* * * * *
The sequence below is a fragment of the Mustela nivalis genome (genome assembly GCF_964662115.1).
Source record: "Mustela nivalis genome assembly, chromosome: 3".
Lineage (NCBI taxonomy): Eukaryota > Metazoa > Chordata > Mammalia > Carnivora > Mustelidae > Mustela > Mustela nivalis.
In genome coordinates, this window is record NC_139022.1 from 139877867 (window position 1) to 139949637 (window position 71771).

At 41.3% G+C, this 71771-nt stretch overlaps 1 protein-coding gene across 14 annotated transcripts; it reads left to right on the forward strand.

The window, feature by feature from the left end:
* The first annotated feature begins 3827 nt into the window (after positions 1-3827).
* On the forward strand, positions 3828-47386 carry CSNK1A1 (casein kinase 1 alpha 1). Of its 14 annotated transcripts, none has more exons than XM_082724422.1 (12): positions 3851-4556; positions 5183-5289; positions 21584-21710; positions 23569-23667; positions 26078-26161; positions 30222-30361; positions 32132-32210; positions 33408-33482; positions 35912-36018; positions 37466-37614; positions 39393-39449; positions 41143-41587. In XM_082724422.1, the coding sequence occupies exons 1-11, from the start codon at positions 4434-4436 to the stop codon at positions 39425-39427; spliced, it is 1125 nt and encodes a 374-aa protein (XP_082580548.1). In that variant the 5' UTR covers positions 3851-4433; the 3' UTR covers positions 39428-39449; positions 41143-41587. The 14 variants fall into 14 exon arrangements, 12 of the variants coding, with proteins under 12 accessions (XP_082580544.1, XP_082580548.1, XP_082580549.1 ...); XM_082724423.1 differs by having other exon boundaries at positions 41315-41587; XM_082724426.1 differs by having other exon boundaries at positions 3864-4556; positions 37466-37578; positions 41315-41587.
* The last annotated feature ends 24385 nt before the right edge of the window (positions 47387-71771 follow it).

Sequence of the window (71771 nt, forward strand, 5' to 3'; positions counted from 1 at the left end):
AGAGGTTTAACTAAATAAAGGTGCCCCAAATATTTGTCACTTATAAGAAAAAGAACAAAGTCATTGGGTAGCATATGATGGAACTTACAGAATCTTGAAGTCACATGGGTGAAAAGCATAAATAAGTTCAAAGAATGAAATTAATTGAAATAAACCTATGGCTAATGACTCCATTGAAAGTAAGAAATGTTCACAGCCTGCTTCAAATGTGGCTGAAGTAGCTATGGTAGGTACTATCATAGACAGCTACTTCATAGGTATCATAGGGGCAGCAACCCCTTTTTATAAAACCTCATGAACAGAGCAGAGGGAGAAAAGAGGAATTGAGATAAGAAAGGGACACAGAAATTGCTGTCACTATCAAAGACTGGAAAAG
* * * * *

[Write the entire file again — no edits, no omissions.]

The sequence below is a fragment of the Mustela nivalis genome (genome assembly GCF_964662115.1).
Source record: "Mustela nivalis genome assembly, chromosome: 3".
Lineage (NCBI taxonomy): Eukaryota > Metazoa > Chordata > Mammalia > Carnivora > Mustelidae > Mustela > Mustela nivalis.
In genome coordinates, this window is record NC_139022.1 from 139877867 (window position 1) to 139949637 (window position 71771).

At 41.3% G+C, this 71771-nt stretch overlaps 1 protein-coding gene across 14 annotated transcripts; it reads left to right on the forward strand.

The window, feature by feature from the left end:
* The first annotated feature begins 3827 nt into the window (after positions 1-3827).
* On the forward strand, positions 3828-47386 carry CSNK1A1 (casein kinase 1 alpha 1). Of its 14 annotated transcripts, none has more exons than XM_082724422.1 (12): positions 3851-4556; positions 5183-5289; positions 21584-21710; positions 23569-23667; positions 26078-26161; positions 30222-30361; positions 32132-32210; positions 33408-33482; positions 35912-36018; positions 37466-37614; positions 39393-39449; positions 41143-41587. In XM_082724422.1, the coding sequence occupies exons 1-11, from the start codon at positions 4434-4436 to the stop codon at positions 39425-39427; spliced, it is 1125 nt and encodes a 374-aa protein (XP_082580548.1). In that variant the 5' UTR covers positions 3851-4433; the 3' UTR covers positions 39428-39449; positions 41143-41587. The 14 variants fall into 14 exon arrangements, 12 of the variants coding, with proteins under 12 accessions (XP_082580544.1, XP_082580548.1, XP_082580549.1 ...); XM_082724423.1 differs by having other exon boundaries at positions 41315-41587; XM_082724426.1 differs by having other exon boundaries at positions 3864-4556; positions 37466-37578; positions 41315-41587.
* The last annotated feature ends 24385 nt before the right edge of the window (positions 47387-71771 follow it).

Sequence of the window (71771 nt, forward strand, 5' to 3'; positions counted from 1 at the left end):
AGAGGTTTAACTAAATAAAGGTGCCCCAAATATTTGTCACTTATAAGAAAAAGAACAAAGTCATTGGGTAGCATATGATGGAACTTACAGAATCTTGAAGTCACATGGGTGAAAAGCATAAATAAGTTCAAAGAATGAAATTAATTGAAATAAACCTATGGCTAATGACTCCATTGAAAGTAAGAAATGTTCACAGCCTGCTTCAAATGTGGCTGAAGTAGCTATGGTAGGTACTATCATAGACAGCTACTTCATAGGTATCATAGGGGCAGCAACCCCTTTTTATAAAACCTCATGAACAGAGCAGAGGGAGAAAAGAGGAATTGAGATAAGAAAGGGACACAGAAATTGCTGTCACTATCAAAGACTGGAAAAG